I spent seven days with my first daughter in Atlanta as she competed in photography at the National Leadership and Skills Conference for SkillsUSA. Besides the almost 40 hours we traveled on a charter bus, I had time to think, read and write as my daughter’s photography competition ended up being two full days.
This post will be a collection of thoughts I wrote down. Be warned, I’m not sure how organized this post will be… but it will be centered on us…
There were about 6,500 students, high school and college, competing in over a 100 different trade, technical and leadership fields in Atlanta. It was amazing to see the scope of talent during the week. I had time on my hands so I walked to other areas to see the competitions. Everyone was a state champion, so the final results were incredible. To name a few of the fields, there was cabinet making, culinary, nursing, and also cool areas like urban search and rescue.
Sometimes we forget how vast our world is. There are so many careers for us to pursue. So many ways to express our talents. I was humbled by the skills the students displayed during the competition.
But I was also amazed at the character of the students and sponsors I met during the week. One of the fun activities during nationals is to collect state pins. I didn’t get extra Nebraska pins, so my pin game was a little rough, but I got some cool pins and met some great people by exchanging or trading pins. It gave us all a common experience to build a connection through.
That common experience is a powerful element to building a community. And a strong community looks out for each other. I witnessed so many small moments of this, of people just helping others. For many of the contests students would have to bring their own tools, or visual aids or make-up supplies. Someone was always willing to lend a hand, or give directions, or rush to hold a door. I would see contestants console or celebrate with another competitor. And in doing so I saw how we could be as a society. Even the staff at the different locations, but especially at the Georgia World Congress Center were a part of the community. Honestly, it took 12 minutes for my daughter and I to walk to her competition area each day. We got to know a few of the staff at the different checkpoints because we stopped and said hello every morning then goodbye at the end of the day. They would ask how the day went, but the best moment was on the last day when they asked to see my daughter’s work. They made her smile with their comments about her pictures. But we also learned a little about them. We learned about the significance of a necklace one of the staff members wore each day. Where another staff member got her cool boots. For just a little while we were a community.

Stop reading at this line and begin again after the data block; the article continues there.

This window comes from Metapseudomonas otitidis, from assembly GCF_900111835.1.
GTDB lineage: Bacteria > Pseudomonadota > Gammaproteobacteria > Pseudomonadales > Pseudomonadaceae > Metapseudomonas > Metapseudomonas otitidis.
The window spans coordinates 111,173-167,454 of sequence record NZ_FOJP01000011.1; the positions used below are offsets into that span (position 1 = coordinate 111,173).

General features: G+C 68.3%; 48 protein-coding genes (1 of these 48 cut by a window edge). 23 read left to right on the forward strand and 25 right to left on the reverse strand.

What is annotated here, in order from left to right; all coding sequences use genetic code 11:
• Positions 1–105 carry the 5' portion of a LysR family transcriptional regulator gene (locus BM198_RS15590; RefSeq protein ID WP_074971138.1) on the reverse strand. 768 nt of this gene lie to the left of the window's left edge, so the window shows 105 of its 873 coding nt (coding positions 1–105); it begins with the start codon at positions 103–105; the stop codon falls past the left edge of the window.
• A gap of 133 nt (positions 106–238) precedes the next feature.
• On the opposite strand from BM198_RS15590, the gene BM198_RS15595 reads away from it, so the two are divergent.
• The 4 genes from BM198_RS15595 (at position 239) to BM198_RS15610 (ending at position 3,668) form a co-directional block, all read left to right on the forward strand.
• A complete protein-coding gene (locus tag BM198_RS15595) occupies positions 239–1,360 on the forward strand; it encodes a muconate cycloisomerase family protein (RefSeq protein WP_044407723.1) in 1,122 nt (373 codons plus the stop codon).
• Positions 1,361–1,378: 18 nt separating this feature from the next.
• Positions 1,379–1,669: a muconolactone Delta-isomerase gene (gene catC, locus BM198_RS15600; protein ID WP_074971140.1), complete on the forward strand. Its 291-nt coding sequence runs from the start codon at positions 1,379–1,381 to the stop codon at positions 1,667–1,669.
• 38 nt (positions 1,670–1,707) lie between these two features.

Our nation is divided right now. It is hard to believe that we can be one nation anytime soon, but for a week I saw how we could be. Yes, I understand it was a unique situation, but isn’t our life a unique situation? Can’t we be respectful, helpful, and friendly to each other? Yes, yes, we can…
This is not really a poem, but this is something I had jotted down late Thursday afternoon while I waited for my daughter to complete her debriefing.
We all like a good meal, we just have different favorite dishes.
We all jam out to good music, we just have a different favorite song.
We all want to be seen, we just choose different ways to gain your attention.
We all want to be loved, we just have different ways that we show it.
We all want to look good, we just have different styles.
We all feel pain, we just have different stories that tell of our heartache.
We all have a passion, we just let it shine in different ways.
We all give our lives to something, we just have different things we believe in.
Maybe someday we all can believe in us…